At COP 28, discussion of the climate efforts expected of African countries highlighted the trade-offs that require political and ethical choices that go beyond the issues of financial support that rich countries are promising Sub-Saharan Africa (SSA) to enable it to transform its energy model.
COP 28 and Sub-Saharan Africa
The political enthusiasm that follows each "Conference of the Parties to the Convention on Climate Change" (aka COP) is matched only by the disappointment of scientists who observe the steady increase in the stock of greenhouse gases (GHGs) in the atmosphere, and the concern of the inhabitants of the poorest countries, who are largely powerless to cope with the disruption they are experiencing. This is particularly true of sub-Saharan Africa.
Nearly 400 million Africans (around a third of the continent's population) live in extreme poverty. Approximately 600 million still have no access to electricity. SSA accounts for just 6% of the world's energy consumption and 3% of global electricity demand yet is home to 14% of the world's population. The lack of electricity also explains why 990 million of its inhabitants rely on wood and fossil fuels for cooking, particularly in rural areas.
Against this backdrop, any decisions taken at COP 28 must be assessed not only in terms of their climatic impact, but also in terms of their impact on the speed with which the continent's shortfalls will be overcome. This requires the removal of barriers to investment and financing for clean energy, which in turn requires an awareness of the need for greater equity in efforts to reduce greenhouse gas emissions.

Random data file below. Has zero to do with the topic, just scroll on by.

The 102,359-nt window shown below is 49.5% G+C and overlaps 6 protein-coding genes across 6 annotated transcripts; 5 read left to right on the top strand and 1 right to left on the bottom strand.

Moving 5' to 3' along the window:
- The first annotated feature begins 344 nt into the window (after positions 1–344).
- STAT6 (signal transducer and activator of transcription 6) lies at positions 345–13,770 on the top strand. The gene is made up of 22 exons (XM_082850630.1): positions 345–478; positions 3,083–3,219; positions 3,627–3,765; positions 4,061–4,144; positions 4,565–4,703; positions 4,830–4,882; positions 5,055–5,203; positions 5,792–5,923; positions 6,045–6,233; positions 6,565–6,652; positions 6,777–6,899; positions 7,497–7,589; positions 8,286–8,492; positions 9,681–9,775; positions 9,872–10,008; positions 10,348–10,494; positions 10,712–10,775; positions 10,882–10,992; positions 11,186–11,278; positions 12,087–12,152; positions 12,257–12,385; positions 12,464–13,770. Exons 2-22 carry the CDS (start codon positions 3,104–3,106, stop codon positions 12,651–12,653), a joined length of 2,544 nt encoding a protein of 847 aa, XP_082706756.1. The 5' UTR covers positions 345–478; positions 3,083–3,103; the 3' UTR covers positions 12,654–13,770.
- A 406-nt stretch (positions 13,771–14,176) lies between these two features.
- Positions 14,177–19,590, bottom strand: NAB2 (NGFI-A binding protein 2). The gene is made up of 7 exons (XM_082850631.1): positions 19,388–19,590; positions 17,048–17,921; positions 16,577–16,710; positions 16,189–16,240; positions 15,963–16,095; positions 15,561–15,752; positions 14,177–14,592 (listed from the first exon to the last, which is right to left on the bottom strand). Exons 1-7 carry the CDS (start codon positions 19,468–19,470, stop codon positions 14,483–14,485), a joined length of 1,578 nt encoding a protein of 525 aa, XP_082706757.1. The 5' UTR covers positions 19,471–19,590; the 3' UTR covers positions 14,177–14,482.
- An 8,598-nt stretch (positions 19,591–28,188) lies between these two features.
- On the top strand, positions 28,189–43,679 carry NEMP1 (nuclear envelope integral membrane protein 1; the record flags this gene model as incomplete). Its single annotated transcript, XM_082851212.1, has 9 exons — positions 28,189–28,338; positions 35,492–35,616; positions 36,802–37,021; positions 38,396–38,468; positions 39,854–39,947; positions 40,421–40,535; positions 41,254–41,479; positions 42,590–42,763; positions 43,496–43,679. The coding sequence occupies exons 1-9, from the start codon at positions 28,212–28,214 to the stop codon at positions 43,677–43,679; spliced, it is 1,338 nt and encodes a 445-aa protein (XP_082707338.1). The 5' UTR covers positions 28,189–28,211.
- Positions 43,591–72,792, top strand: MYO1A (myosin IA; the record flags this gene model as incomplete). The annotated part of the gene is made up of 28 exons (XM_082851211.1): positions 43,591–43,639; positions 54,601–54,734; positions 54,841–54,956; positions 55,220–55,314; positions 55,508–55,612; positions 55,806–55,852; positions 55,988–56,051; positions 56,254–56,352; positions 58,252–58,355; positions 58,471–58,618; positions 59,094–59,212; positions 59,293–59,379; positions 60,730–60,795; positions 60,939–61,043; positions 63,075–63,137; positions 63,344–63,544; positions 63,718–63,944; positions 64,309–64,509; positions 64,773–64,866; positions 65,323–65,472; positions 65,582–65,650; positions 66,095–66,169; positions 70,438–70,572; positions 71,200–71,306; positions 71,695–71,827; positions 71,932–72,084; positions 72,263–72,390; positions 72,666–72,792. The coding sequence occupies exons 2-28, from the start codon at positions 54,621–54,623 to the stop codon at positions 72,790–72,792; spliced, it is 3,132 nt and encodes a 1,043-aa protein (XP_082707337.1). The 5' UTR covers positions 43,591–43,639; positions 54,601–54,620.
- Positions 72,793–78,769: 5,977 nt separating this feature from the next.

COP 28's "requirements" for Sub-Saharan Africa
The Dubai Declaration of December 13, 2023 is presented as a victory for reason, as for the first time it refers to “transitioning away from fossil fuels in energy systems… so as to achieve net zero by 2050 in keeping with the science" (paragraph 28d). The declaration is promising in its form, since it establishes that this transition must be just, orderly, and equitable, and determined nationally. Unfortunately, the semantic vagueness surrounding the first three adjectives, combined with the restriction of the fourth, gives rise to fears that the commitments are insufficiently concrete. Many countries, subject to the short-sightedness of their public opinion, will continue to act as free riders on a boat that is moving too slowly, since most of them, particularly the richest, are not rowing hard enough. Africa will therefore have to continue fighting for its rights.
The trade-offs involved in decarbonizing sub-Saharan Africa
All players agree on the need to better manage CO2 emissions in all countries. The transformation of the African energy model, essentially based on the combustion of fossil fuels and biomass, is inevitable. Fortunately, there is plenty of room for maneuver. For example, solar, wind and geothermal energy still only account for 1% of the continent's energy consumption.
This enormous potential for transformation no doubt explains why the decarbonization effort required of African countries is far greater than their share of global GHG emissions, which is around 4%. However, the requirements set out in the agreements underestimate the "physico-chemical reality", the "politico-economic realism" and the heterogeneity of the technical and financial options of the countries in the region. At the level of principles, it is easy to argue that reducing emissions is in the interest of SSA, since any new addition to the CO2 stockpile is harmful to the planet and, what's more, the combustion of carbon products leads to respiratory illnesses, particularly in children. In practice, however, the combination of a massive and rapid transformation of energy sources and the increase in energy consumption required to improve living conditions in SSA will be difficult to achieve in the short or even medium term without a massive external contribution.